Prospect House is a freestanding late-Georgian townhouse that was substantially Victonianized in the 19th century and has now been meticulously restored. This late-18th-century mansion, one of the most historically and architecturally important houses in Georgetown, has been continuously occupied by locally and nationally prominent families. General James McCubbin Lingan, the Revolutionary War hero and one of the 19 original proprietors who signed the agreement for the establishment of the District of Columbia, purchased the property on which Prospect House now stands in November 1788 for 250 pounds, and he built Prospect House at some point between then and 1793.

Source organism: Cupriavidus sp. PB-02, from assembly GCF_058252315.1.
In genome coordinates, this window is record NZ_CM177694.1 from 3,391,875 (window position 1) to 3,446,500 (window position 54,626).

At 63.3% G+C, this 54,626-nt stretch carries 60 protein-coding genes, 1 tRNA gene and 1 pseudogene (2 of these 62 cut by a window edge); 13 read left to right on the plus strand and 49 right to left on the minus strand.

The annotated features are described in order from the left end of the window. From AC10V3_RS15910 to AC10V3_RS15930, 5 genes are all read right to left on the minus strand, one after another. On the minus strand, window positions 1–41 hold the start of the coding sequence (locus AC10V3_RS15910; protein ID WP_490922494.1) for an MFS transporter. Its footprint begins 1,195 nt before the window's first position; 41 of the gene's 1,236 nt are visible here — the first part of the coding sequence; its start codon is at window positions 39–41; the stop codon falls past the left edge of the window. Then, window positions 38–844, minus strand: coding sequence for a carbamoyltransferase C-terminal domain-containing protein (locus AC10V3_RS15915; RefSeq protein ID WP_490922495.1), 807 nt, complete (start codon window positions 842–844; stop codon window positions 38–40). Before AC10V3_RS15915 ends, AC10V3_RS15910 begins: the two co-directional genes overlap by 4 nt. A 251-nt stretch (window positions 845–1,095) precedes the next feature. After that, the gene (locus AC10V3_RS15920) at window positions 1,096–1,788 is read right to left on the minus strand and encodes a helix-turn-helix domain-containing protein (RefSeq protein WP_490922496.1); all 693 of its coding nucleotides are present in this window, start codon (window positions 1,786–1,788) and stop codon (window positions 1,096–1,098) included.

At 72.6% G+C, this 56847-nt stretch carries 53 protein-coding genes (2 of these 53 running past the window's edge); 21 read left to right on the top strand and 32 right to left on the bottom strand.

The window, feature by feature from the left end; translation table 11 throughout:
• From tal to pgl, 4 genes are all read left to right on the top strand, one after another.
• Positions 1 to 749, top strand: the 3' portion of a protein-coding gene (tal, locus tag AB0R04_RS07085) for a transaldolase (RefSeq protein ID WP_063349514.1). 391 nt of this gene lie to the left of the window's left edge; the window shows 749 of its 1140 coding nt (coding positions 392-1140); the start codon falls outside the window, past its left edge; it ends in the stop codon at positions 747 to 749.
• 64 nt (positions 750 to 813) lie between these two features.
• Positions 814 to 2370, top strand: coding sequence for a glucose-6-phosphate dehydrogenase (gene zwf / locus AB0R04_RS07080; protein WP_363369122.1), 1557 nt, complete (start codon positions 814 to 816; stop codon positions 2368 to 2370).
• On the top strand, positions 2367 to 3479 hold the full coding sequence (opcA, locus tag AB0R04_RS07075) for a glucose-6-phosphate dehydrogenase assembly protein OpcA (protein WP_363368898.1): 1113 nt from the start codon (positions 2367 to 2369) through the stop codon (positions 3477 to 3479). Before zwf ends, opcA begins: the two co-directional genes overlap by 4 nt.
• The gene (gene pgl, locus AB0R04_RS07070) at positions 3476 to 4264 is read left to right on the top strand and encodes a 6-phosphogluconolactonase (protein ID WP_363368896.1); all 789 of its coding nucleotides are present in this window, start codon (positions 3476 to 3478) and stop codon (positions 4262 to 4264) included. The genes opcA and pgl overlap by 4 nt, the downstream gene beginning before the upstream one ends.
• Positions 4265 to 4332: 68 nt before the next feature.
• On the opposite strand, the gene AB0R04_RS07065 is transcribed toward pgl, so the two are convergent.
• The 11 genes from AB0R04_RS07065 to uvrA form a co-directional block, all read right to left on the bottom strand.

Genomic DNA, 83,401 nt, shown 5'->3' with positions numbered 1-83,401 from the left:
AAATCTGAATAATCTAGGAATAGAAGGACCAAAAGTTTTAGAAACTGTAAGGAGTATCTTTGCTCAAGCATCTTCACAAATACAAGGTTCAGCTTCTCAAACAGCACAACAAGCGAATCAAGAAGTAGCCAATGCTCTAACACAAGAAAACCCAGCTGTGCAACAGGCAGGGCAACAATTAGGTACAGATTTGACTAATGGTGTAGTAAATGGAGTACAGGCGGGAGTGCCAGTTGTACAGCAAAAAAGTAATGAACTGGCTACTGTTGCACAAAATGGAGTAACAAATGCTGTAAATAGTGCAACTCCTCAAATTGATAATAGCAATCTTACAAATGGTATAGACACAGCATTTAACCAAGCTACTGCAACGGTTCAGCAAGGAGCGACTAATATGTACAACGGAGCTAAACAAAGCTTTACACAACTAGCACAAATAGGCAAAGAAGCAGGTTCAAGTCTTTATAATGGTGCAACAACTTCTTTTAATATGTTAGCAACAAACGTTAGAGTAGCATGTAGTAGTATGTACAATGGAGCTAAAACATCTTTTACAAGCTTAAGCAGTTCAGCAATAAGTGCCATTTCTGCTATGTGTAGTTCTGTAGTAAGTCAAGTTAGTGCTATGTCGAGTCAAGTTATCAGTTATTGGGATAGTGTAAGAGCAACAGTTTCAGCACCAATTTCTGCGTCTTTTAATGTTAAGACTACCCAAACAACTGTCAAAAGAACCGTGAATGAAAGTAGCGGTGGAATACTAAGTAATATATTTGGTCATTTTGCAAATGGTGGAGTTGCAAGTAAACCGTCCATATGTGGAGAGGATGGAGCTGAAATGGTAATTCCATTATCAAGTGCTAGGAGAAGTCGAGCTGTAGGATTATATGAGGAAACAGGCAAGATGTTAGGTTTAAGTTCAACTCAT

In the years since, the figures who have stayed at Prospect House have included the Marquis de Lafayette, first U.S. Secretary of Defense James Forrestal, and North Carolina Representative Richard Thurmond Chatham. The residence also briefly served as a guest house while Blair House, the president's usual guest house, was under renovation.
DC Inventory: November 8, 1964 (Joint Committee on Landmarks)
National Register: March 16, 1972
Within Georgetown Historic District